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NVIDIA News

160+ Gaming and Studio Laptop Designs, GeForce RTX 3080 Ti for Laptops and RTX 3050 for Desktops; More Electronic Arts Games, Samsung TVs and AT Omniverse Extended to Millions of Creators

NVIDIA set out the next direction of the ultimate platform for gamers and creators, unveiling more than 160 gaming and Studio GeForce-based laptop designs, as well as new desktop and laptop GeForce RTX GPUs and technologies.

The company also announced new RTX-accelerated content, and the expansion of both GeForce NOW cloud gaming and the NVIDIA Studio ecosystem, including the launch of NVIDIA Omniverse for creators.


GFN Thursday brings announcements from CES, including two more EA titles; plus eight games coming to the cloud in January.

GeForce NOW is charging into the new year at full force.

This GFN Thursday comes with the news that Genshin Impact, the popular open-world action role-playing game, will be coming to the cloud this year, arriving in a limited beta.

Plus, this year's CES announcements were packed with news for GeForce NOW. Battlefield 4: Premium Edition and Battlefield V: Definitive Edition join the exhilarating collection of Electronic Arts titles streaming from the cloud. Plus, a GeForce NOW promotion is available for AT&T 5G customers, and GeForce NOW will be streaming on Samsung TVs later this year.


Cogniac is transforming defect detection across automotive, railway and manufacturing industries.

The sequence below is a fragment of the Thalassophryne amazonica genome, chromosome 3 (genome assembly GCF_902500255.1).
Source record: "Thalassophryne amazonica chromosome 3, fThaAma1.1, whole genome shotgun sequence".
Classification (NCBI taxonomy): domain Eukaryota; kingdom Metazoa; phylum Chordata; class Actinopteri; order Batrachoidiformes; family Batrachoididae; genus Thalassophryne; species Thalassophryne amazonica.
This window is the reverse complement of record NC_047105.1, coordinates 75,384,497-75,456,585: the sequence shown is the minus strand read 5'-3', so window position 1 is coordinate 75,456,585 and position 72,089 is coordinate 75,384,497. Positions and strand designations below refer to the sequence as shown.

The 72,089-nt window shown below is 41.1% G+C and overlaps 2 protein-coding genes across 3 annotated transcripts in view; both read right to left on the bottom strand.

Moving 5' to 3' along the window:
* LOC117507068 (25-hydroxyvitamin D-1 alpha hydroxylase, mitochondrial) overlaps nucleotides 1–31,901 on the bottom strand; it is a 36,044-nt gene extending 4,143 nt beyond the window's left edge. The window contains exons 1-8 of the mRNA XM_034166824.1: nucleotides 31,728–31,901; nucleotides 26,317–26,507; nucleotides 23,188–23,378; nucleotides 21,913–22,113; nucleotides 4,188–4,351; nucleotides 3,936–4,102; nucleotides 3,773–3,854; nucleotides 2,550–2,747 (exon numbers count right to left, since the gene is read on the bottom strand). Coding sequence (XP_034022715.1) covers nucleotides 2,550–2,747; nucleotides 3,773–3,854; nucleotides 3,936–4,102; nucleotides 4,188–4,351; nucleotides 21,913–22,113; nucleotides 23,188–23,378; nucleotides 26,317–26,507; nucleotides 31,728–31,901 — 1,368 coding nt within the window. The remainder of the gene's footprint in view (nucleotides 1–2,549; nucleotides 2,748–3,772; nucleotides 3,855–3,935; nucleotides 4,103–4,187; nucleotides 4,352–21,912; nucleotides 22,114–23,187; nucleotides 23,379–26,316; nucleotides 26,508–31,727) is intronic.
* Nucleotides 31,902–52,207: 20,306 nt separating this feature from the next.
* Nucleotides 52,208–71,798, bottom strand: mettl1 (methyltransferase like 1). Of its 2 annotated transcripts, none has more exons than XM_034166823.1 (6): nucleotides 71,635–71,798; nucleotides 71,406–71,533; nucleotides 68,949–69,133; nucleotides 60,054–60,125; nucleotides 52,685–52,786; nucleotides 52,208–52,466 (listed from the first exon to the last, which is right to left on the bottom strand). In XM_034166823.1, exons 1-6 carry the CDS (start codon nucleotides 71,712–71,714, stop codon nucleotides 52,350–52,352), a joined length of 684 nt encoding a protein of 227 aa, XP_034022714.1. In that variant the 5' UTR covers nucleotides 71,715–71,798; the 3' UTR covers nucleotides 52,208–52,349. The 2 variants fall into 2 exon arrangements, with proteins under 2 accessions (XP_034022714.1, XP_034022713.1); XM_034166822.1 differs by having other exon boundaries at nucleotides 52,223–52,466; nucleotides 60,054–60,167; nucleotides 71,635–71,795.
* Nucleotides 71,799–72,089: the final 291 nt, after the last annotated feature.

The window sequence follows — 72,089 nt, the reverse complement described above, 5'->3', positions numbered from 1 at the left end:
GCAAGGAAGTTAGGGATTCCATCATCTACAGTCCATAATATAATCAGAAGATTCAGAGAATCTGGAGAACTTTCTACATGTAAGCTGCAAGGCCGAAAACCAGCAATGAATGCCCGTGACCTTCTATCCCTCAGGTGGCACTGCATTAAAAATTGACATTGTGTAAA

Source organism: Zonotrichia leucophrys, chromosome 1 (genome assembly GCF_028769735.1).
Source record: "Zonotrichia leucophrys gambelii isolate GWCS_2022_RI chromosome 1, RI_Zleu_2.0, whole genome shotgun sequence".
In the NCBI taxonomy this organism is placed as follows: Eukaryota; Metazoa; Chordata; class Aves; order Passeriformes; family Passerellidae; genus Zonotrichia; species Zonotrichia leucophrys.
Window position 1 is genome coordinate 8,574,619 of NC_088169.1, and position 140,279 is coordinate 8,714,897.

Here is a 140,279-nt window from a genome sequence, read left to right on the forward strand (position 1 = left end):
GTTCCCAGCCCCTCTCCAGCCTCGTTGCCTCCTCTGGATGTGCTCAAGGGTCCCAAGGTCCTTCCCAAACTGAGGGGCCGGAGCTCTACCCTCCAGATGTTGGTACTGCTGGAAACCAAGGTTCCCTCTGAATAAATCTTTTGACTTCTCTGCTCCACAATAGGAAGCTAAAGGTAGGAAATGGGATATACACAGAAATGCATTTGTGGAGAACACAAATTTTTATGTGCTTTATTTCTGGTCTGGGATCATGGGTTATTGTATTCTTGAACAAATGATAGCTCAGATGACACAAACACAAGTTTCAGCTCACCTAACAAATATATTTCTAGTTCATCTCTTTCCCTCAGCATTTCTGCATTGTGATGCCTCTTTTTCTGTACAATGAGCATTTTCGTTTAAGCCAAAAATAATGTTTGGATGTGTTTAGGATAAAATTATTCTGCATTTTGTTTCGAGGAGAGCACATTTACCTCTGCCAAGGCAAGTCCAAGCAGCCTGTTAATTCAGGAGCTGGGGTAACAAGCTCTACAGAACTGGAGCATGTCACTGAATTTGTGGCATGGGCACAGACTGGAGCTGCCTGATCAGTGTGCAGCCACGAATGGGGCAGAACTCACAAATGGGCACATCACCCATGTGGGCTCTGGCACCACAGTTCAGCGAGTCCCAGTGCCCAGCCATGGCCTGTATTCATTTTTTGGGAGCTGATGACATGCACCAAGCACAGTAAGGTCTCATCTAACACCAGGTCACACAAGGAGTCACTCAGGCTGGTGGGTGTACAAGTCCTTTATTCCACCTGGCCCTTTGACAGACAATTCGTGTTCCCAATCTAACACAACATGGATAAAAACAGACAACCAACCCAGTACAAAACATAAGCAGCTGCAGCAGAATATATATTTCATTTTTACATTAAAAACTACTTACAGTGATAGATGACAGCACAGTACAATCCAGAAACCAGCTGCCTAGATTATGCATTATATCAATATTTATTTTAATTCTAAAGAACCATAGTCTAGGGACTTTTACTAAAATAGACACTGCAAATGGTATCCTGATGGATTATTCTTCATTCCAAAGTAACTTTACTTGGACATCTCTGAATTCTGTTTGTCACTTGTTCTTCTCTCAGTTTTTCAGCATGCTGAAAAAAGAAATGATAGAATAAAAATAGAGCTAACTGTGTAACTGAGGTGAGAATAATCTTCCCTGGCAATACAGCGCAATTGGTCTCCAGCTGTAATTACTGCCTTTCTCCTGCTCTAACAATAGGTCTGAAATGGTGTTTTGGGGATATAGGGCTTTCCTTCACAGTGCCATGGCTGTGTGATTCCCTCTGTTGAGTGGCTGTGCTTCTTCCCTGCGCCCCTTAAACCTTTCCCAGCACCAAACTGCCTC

Bill Kish founded Ruckus Wireless two decades ago to make Wi-Fi networking easier. Now, he's doing the same for computer vision in industrial AI.

In 2015, Kish started Cogniac, a company that offers a self-service computer vision platform and development support.

Like in the early days of Wi-Fi deployment, the rollout of AI is challenging, he said. Cogniac's answer is to offer companies a fast track to building datasets on their own for models by scanning parts and equipment, using its no-code AI platform.


Consulting giant leverages NVIDIA DGX SuperPOD for AV training solutions.

Autonomous vehicles are born in the data center, which is why NVIDIA and Deloitte are delivering a strong foundation for developers to deploy robust self-driving technology.

At CES this week, the companies detailed their collaboration, which is aimed at easing the biggest pain points in AV development. Deloitte, a leading global consulting firm, is pairing with NVIDIA to offer a range of services for data generation, collection, ingestion, curation, labeling and deep neural network (DNN) training with NVIDIA DGX SuperPOD.

Building AVs requires massive amounts of data. A fleet of 50 test vehicles driving six hours a day generates 1.6 petabytes daily - if all that data were stored on standard 1GB flash drives, they'd cover more than 100 football fields. Yet that isn't enough.

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